The medieval magic of Blackmore’s Night
Ritchie Blackmore has been behind the guitar of numerous classic-rock songs, songs like “Woman From Tokyo” and “Smoke on the Water” with Deep Purple and a cover of Russ Ballard’s “Since You Been Gone,” which was a hit for his band Rainbow — but he doesn’t want to talk about any of that.
In face, he won’t.
What Blackmore wants to talk about, though, is what has been his career for the past 14 years: Blackmore’s Night, the Renaissance-themed folk duo he fronts with his wife, Candice Night. Also featuring four “minstrels,” the sextet will perform Saturday, May 14 at the Sherman Theater in Stroudsburg.
Blackmore fell for Renaissance music after hearing David Munrow and the Early Music Consort of London in 1972.
“They were playing music for a series on BBC at the time,” Blackmore shared recently from his home on Long Island. “That’s where I first heard it, and after that, I just went bonkers for it, fiddling around for it.”
At first, since he was playing rock music with Deep Purple, Blackmore mostly just listened to Renaissance and medieval music. It wasn’t until he meat “a lot of German medieval minstrels in this castle” around 1986-87 that things changed.
“I just loved the way they sounded and played so much, I got more involved in it,” he said. “After a while, at the end of Rainbow (in 1997), I was playing more medieval music on my guitar than I was rock ’n’ roll.”
And it wasn’t until Blackmore met Night in 1989 that the soft-spoken, affable singer got bitten by the Renaissance — and performing — bug herself.
“I had gone up to his house in Connecticut, this big, old English Tudor house, very dark wood,” Night recalled. “It was in the middle of the woods, and it really set the scene of kind of going back to this other world.
“He was playing this music all the time, and eventually I moved in with him in 1991, and just being around the music and being in the middle of the woods, it was almost like the soundtrack of nature. It was really transporting me.”
Though both musicians — in addition to vocals, Night plays the penny whistle, shawm, gemshorn, recorder and other instruments — are inspired by this genre of music, they have different takes on it.
“I love the fantasy of it, the romantic visuals of it, the woman who is waving the handkerchief from the castle window to the knight who’s riding off on a white horse,” Night explained. “Whereas Ritchie pulls from very purist, traditional historically accurate texts or music and things like that, so we kind of both see the same inspiration in very, very different ways.”
AN ETHEREAL CONNECTION
Night has seen the response to Blackmore’s Night change since the band’s inception.
“I think when we first put the music out there, people thought that we were completely insane, or at least (Ritchie) because he’d been doing nothing but rock music for decades,” she said. “And it’s just grown in leaps and bounds. I think people bought (our music) for Ritchie’s name, and since then, it spread mostly through word of mouth. It’s a really grassroots kind of connection that we have with our fans.”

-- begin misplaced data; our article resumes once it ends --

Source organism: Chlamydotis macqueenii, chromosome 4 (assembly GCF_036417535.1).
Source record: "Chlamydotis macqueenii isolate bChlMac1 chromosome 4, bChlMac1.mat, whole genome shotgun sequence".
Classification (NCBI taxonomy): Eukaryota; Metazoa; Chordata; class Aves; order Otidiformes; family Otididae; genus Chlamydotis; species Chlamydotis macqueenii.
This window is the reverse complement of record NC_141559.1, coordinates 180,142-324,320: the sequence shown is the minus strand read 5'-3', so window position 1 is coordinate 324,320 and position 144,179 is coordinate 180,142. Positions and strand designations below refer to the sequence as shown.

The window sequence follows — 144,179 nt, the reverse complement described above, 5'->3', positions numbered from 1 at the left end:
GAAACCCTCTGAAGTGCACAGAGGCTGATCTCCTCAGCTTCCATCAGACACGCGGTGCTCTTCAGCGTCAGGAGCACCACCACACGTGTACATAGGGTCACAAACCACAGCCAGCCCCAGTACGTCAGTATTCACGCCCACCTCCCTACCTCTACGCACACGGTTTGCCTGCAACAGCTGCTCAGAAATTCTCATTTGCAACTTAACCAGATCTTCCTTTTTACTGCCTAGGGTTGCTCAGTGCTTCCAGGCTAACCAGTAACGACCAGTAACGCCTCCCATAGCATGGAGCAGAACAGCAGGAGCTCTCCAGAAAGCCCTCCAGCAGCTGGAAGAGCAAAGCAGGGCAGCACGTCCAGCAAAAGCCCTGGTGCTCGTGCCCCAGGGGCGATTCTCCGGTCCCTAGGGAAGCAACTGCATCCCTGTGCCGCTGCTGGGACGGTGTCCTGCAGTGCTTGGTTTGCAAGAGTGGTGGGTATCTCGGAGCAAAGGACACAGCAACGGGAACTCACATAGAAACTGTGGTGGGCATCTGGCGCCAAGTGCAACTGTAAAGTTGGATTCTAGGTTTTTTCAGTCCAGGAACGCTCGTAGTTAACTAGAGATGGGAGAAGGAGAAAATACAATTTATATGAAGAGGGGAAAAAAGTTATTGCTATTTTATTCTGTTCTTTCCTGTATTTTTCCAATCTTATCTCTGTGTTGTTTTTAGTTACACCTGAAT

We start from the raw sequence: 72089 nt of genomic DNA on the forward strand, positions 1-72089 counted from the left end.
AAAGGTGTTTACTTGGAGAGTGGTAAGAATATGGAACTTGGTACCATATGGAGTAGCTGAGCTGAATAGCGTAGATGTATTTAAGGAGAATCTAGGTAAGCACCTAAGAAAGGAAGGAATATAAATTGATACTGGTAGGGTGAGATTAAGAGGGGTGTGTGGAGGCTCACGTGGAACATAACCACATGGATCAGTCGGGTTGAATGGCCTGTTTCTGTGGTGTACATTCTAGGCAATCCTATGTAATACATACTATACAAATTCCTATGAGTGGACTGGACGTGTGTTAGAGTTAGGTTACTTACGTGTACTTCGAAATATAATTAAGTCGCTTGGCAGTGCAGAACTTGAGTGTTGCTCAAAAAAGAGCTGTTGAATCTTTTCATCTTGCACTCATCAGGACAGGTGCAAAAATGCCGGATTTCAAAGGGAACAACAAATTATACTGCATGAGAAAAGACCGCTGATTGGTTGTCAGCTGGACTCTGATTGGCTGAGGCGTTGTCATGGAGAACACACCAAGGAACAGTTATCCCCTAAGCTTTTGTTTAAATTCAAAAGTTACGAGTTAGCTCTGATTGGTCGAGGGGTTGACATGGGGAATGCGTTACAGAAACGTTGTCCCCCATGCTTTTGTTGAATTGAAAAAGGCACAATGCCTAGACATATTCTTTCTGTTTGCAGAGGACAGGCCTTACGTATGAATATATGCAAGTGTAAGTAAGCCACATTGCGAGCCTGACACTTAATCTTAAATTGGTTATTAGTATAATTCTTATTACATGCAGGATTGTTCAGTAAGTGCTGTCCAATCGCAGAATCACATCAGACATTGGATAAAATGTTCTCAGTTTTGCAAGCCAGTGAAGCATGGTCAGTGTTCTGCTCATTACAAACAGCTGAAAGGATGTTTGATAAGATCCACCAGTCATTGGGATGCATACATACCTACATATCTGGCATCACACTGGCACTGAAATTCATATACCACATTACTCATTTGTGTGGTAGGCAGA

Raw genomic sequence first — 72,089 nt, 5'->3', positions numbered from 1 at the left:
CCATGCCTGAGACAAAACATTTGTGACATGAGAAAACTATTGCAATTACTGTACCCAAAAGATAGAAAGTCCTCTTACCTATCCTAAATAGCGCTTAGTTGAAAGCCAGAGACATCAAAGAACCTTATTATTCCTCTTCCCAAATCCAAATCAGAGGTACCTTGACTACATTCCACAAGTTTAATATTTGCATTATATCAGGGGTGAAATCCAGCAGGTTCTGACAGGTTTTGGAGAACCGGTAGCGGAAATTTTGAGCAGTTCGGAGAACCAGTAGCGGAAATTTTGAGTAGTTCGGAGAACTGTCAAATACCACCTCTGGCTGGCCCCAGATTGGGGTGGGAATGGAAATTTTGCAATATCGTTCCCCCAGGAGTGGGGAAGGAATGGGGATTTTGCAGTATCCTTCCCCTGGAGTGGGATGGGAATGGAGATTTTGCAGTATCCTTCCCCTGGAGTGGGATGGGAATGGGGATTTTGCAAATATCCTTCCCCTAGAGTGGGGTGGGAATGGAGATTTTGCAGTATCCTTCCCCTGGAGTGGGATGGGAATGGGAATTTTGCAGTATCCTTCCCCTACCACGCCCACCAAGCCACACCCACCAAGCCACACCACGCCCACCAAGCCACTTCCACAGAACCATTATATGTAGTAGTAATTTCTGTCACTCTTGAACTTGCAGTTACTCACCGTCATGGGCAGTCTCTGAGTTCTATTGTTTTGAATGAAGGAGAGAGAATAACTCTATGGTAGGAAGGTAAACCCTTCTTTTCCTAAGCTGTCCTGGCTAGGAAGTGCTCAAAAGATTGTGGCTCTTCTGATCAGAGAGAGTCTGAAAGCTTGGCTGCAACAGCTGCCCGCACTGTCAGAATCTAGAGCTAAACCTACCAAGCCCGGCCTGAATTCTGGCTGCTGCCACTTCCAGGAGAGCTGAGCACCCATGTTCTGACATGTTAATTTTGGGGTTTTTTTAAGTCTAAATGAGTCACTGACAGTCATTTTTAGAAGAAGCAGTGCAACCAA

She likens their sound as the musical equivalent to romance novels.
“For some reason, it tends to really reach a lot of people, but you can’t narrow it down to one demographic or one genre, which is wonderful to me,” she said. “It bridges a generation gap — and gender gap — and winds up being a whole generational connection, which for us is so beautiful that whole families get to enjoy our music.”
Blackmore’s Night released its eighth album, “Autumn Sky” in January; the album is dedicated to the couple’s daughter, Autumn, who turns one this month.
While Blackmore’s Night’s music is the focal point of Saturday’s show at the Sherman, fans of the guitarist’s Deep Purple and Rainbow days might get treated to a Blackmore’s Night version of some of their favorite songs; the band has even covered a few on previous albums.
“Every night, we do ‘Soldier of Fortune’ (from Deep Purple’s 1974 album, ‘Stormbringer’),” shared Night, who once did a duet of Rainbow’s “Street of Dreams” with its original singer Joe Lynn Turner. “Every once in a while they crop up. We change the setlist every night — and he changes how he plays the songs every night … if he feels like playing anything from ‘Smoke on the Water’ to ‘Woman From Tokyo,’ he pulls them out.
“I think it’s great for him because he doesn’t have to play those songs, like when you’re in those bands, it’s expected to play those songs every night, but now, he can do it when he wants to. It’s nice to not have those stipulations put on you.”
Long rumored to be difficult to work with — Rainbow lead singer Ronnie James Dio reportedly left after “creative differences” with Blackmore, and Blackmore ousted other members during the course of the band’s existence — there was just something about working with Night that clicked, long before the two were a couple.
“We were friends before we got involved with each other,” Blackmore said. “We’d talk to each other about paranormal and metaphysical things that I don’t really speak to people about, and things just progressed from there. As a musician, she’s incredible.”
Night seconded their connection.
“To become incredible, such close soul mates with (Richie), like basically the first day of meeting him, we really clicked on so many levels,” she said. “He said that when I walked in the room, he felt like I was an old friend before we even really, really met. We were friends for a couple years before it really progressed, like any relationship does. It’s my Cinderella story — I’m waiting to wake up, actually.”
This article was originally published in the Weekender on May 11, 2011